Helping Feathered Friends When Cold Comes Around


Perhaps the cutest thing about a snow day is seeing the tiny tracks of songbirds in the snow near the feeder. 

The relationship between birds and those who supply the feeder is true symbiosis. Birds get nutritious meals and people are treated to the beauty of the feathers and songs.

Just like restaurants for people, there are busy and slow days at egg-layer eateries. Birds depend more on feeders when natural resources are depleted, such as during temperature extremes. 

As snow and ice have rolled in over the last few days, Lewis County’s avians especially appreciate the extra help from locals. And it’s pretty simple to lend a hand, according to a representative from the Black Hills Audubon Society, who said: “Just making sure that the feeders stay dry and clean, and that hummingbird feeders stay thawed.” 

Kaija’s Garden & Pet store in Chehalis has all the necessary supplies for the task, according to owner Patty Kaija on Facebook, including heat lamps and heat lamp reflectors to provide a hummingbird heating station.

The Farm Store also has those items in stock, a staffer told The Chronicle this week.

One “ingenious method” for the hummingbird feeder an employee at The Farm Store mentioned hearing was to tape a hand warmer to the bottom of the feeder, fill the nectar only halfway so there is less to keep warm and cover the liquid holding area with a wool sock or towel.

Another method for dealing with the nectar freeze is by keeping two feeders: one inside thawing while the other is outside freezing, then swapping them regularly. As always, the best and cheapest way to feed hummingbirds is by mixing a 1:4 solution of refined white sugar to tap water, the Audubon website stated. Nectar solutions with red food coloring could contain harmful chemicals for hummingbirds. The coloring is also unnecessary to attract the birds; the plastic flower on feeders is tempting enough for them.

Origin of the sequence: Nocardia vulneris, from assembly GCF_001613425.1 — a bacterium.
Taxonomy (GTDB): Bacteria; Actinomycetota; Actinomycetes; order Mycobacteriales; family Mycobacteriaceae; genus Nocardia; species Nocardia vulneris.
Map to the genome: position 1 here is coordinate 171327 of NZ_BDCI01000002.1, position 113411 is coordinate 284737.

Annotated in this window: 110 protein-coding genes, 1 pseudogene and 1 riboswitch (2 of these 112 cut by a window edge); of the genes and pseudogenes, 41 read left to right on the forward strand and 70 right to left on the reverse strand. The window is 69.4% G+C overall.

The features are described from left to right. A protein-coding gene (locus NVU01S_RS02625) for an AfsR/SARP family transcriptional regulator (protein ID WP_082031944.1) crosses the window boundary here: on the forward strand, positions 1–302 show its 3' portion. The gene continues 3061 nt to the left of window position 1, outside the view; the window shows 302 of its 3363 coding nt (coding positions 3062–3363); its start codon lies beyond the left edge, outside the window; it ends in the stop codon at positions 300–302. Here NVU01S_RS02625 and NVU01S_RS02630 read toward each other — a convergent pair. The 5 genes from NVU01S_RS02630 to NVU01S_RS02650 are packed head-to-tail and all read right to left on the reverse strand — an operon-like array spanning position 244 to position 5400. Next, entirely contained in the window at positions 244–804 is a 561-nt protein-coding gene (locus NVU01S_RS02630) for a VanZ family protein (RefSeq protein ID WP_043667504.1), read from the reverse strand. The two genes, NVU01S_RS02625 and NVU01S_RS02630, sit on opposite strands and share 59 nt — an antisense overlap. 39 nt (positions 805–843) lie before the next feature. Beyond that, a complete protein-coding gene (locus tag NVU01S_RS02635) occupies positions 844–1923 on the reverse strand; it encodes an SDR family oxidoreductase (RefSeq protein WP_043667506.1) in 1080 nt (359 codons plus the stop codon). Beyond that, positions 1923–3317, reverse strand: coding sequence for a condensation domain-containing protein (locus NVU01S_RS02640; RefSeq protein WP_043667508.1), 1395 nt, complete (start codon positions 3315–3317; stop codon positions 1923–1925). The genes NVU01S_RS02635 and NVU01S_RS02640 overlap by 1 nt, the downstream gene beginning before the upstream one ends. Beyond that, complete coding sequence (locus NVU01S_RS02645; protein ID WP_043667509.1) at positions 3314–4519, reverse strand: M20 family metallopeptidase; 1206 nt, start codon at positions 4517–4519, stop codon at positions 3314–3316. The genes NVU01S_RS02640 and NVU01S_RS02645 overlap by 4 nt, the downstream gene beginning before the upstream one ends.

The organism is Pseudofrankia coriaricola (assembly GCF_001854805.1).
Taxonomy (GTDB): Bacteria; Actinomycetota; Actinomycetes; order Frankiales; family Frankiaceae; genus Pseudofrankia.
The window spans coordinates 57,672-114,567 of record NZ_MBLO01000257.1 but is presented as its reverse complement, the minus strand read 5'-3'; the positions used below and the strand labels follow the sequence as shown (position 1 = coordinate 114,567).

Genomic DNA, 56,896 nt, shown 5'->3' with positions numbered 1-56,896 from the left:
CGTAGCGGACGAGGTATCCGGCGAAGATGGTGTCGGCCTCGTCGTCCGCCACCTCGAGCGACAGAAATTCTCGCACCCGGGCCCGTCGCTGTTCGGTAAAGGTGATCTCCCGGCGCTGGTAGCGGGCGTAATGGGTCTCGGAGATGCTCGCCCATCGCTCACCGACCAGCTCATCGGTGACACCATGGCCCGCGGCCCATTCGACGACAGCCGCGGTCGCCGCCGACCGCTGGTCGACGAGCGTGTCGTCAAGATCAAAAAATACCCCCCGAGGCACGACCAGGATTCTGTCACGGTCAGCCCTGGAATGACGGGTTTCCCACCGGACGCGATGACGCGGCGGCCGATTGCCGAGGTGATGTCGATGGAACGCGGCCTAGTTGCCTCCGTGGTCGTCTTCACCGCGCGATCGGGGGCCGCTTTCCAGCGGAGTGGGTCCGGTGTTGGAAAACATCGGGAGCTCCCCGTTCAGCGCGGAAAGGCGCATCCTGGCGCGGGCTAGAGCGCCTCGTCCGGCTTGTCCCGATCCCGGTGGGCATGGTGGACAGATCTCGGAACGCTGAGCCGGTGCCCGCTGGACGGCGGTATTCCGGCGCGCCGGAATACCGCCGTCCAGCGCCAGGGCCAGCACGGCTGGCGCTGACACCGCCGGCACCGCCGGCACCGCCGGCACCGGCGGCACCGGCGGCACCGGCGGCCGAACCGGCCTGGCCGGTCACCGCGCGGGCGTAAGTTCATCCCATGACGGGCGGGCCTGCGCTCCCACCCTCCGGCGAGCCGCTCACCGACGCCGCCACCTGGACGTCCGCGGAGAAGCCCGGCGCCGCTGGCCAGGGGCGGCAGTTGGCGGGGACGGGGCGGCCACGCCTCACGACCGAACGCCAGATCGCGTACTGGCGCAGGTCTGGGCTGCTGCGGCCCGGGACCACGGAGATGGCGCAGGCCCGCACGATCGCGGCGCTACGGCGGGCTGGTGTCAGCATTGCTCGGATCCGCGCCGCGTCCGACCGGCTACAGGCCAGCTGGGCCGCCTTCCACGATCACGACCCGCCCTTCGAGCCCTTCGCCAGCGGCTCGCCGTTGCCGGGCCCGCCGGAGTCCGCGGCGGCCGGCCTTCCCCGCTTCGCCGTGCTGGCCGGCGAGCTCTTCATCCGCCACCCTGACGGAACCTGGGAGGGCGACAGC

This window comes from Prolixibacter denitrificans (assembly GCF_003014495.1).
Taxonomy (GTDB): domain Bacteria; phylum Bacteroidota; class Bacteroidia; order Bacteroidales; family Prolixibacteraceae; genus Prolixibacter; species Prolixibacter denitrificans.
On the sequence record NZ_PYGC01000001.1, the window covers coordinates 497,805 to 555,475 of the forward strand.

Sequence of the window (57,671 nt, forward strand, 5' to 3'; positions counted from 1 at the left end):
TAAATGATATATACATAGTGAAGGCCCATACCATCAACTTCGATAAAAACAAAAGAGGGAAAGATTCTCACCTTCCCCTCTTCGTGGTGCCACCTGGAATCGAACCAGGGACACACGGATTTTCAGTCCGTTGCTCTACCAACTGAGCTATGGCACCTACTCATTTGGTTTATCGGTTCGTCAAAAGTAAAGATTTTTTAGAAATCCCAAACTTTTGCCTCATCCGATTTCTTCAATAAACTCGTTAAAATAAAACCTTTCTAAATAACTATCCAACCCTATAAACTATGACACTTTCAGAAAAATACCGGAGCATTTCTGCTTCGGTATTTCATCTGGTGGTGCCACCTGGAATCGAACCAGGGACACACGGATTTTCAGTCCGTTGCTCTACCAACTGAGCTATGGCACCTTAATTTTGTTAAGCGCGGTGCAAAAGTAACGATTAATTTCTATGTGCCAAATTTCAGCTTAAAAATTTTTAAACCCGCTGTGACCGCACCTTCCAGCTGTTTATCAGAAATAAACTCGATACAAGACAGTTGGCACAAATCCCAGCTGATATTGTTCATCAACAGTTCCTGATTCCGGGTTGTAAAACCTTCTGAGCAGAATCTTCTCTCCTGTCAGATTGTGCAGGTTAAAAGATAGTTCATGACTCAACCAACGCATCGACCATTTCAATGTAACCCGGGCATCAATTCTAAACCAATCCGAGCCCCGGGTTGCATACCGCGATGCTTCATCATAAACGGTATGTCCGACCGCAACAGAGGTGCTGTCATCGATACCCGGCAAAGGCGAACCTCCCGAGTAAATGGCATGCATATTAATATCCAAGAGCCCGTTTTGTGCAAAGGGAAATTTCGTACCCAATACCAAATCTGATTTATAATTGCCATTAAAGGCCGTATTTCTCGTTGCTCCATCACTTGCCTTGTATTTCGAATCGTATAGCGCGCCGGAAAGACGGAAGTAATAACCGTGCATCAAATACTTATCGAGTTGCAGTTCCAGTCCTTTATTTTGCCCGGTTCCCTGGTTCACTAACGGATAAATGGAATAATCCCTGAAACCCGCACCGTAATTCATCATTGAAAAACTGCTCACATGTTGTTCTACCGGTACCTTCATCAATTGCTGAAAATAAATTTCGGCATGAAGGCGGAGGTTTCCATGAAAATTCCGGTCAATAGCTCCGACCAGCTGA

For feathered friends on the farm, such as ducks or chickens, keeping water thawed is essential, according to The Farm Store employee.

“We’ve carried poultry water heaters but those are only meant for metal water holders. Another thing is a heat lamp close by if you have plenty of room away from flammable material,” the staff member said. “You can insulate your chicken house from the outside with cardboard or with an insulating material like a tarp just to keep the cold out.”

In larger tanks and ponds, an easy way to keep water thawed is by adding ping pong balls. The balls are light enough to float and get pushed around by wind, which keeps water moving and prevents freezing. 

But for pets out of the wind in outbuildings and garages — which is ideal to protect them from windchill — a heating pad or straw bedding may be enough to prevent water from freezing. These same tricks can be used to keep sleeping areas warm overnight. 

Chickens tend to hate the snow, while ducks can often tolerate low level snow. But for both types of fowl, if wings are clipped, they should generally be kept out of snow as much as possible. Predators are more active in the day when night temperatures are dropping to the low 20s, and snow can cause limited mobility for grounded birds.